Information Technology; Algorithms; System Analysis
Combinatorics is a branch of mathematics that is concerned with sets of objects that meet certain conditions. In computer science, combinatorics is used to study algorithms, which are sets of steps, or rules, devised to address a certain problem.
Combinatorics is a branch of mathematics that studies counting methods and combinations, permutations, and arrangements of sets of objects. For instance, given a set of fifteen different objects, combinatorics studies equations that determine how many different sets of five can be created from the original set of fifteen. The study of combinatorics is crucial to the study of algorithms. Algorithms are sets of rules, steps, or processes that are linked together to address a certain problem.
Combinatorics is often called the “science of counting.” It focuses on the properties of finite sets of objects, which do not have infinite numbers of objects and so are theoretically countable. The process of describing or counting all of the items in a specific set is called “enumeration.” Combinatorics also includes the study of combinations, a process of selecting items from a set when the order of selection does not matter. Finally, combinatorics also studies permutations. Permutations involve selecting or arranging items in a list, when the order of arrangement is important. Combinatorics also studies the relationships between objects organized into sets in various ways.
There are numerous subfields of combinatorics used to study sets of objects in different ways. Enumerative combinatorics is the most basic branch of the field. It can be described as the study of counting methods used to derive the number of objects in a given set. By contrast, analytic combinatorics is a subfield of enumerative combinatorics. It deals with predicting the properties of large sets of objects, using quantitative analysis. All combinatorics analysis requires detailed knowledge of calculus. Many sub-fields make extensive use of probability theory and predictive analysis.
There are many different applications for combinatorics in analytic mathematics, engineering, physics, and computer science. Among the most familiar basic examples of combinatorics is the popular game sudoku. The game challenges players to fill in the blanks in a “magic square” diagram with specific column and row values. Sudoku puzzles are an example of combinatorial design, which is a branch of combinatorics that studies arrangements of objects that have symmetry or mathematical/geometric balance between the elements.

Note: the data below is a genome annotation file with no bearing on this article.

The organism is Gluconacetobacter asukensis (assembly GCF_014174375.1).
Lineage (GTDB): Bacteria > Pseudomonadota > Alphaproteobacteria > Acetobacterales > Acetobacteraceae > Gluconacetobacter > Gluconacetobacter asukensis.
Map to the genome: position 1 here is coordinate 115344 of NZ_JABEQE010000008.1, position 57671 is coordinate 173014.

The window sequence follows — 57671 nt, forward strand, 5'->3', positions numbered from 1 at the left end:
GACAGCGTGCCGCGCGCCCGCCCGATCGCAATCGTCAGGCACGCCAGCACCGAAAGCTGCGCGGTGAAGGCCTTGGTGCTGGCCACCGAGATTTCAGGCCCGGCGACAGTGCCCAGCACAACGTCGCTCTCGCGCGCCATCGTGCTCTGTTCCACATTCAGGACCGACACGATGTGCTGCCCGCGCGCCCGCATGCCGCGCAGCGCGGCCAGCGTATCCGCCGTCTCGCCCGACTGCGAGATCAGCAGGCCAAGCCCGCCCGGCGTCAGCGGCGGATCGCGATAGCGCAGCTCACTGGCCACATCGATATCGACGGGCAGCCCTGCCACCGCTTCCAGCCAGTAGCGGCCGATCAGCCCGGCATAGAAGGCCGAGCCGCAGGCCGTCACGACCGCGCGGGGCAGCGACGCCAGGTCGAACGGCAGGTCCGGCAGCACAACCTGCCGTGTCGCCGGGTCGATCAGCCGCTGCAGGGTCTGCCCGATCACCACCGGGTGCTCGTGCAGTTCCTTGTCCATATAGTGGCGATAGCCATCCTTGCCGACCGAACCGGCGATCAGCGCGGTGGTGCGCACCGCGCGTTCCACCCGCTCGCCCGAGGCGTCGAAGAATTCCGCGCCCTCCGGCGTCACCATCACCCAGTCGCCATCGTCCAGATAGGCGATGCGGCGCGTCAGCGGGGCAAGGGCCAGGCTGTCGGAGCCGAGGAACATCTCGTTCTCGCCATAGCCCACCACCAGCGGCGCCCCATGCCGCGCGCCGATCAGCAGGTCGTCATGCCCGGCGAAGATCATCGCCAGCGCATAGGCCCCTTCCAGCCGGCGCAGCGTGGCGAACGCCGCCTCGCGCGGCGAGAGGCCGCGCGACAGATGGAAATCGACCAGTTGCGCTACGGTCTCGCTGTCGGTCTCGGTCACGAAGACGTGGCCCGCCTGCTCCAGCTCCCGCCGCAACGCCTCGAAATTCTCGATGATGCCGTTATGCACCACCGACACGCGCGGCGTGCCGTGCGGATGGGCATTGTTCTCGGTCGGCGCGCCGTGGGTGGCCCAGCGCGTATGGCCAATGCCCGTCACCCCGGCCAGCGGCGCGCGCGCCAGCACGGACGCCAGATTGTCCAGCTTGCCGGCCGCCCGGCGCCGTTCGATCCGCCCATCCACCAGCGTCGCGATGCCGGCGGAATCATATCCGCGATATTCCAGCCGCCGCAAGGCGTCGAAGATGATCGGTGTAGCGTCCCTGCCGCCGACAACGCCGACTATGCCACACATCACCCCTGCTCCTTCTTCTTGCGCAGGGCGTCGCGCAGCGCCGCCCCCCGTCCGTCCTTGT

Combinatorics is also crucial to graph theory. Graph theory is a field of mathematics that deals with graphs, or representations of objects in space. Graphs are used in geometry, computer science, and other fields to model relationships between objects. In computer science, for instance, graphs are typically used to model computer networks, computational flow, and the structure of links within websites. Combinatorics is used to study the enumeration of graphs. This can be seen as counting the number of different possible graphs that can be used for a certain application or model.
Combinatorics is also used in coding theory, the study of codes and their associated properties and characteristics. Codes are used for applications, including cryptography, compressing or translating data, and correcting errors in mathematical, electrical, and information systems. Coding theory emerged from combinatorial analysis. These two branches of mathematics are distinct but share theories and techniques. Combinatorics is an advanced field of study. The arrangement, organization, and study of relationships between objects provides analytical information applicable to many academic and practical fields. Combinatorics influences many aspects of computer design and programming including the development of codes and the precise study of information and arrangement of data.
—Micah L. Issitt
Beeler, Robert A., How to Count: An Introduction to Combinatorics. New York: Springer, 2015. Print.
“Combinatorics.” Mathigon. Mathigon, 2015. Web. 10 Feb. 2016.
Faticoni, Theodore G., Combinatorics: An Introduction. New York: Wiley, 2014. Digital file.
Guichard, David. “An Introduction to Combinatorics and Graph Theory.” Whitman. Whitman Coll., 4 Jan 2016. Web. 10 Feb. 2016.
Roberts, Fred S., and Barry Tesman. Applied Combinatorics. 2nd ed. Boca Raton: Chapman, 2012. Print.
Wagner, Carl. “Choice, Chance, and Inference.” Math.UTK.edu. U of Tennessee, Knoxville, 2015. Web. 10 Feb. 2016.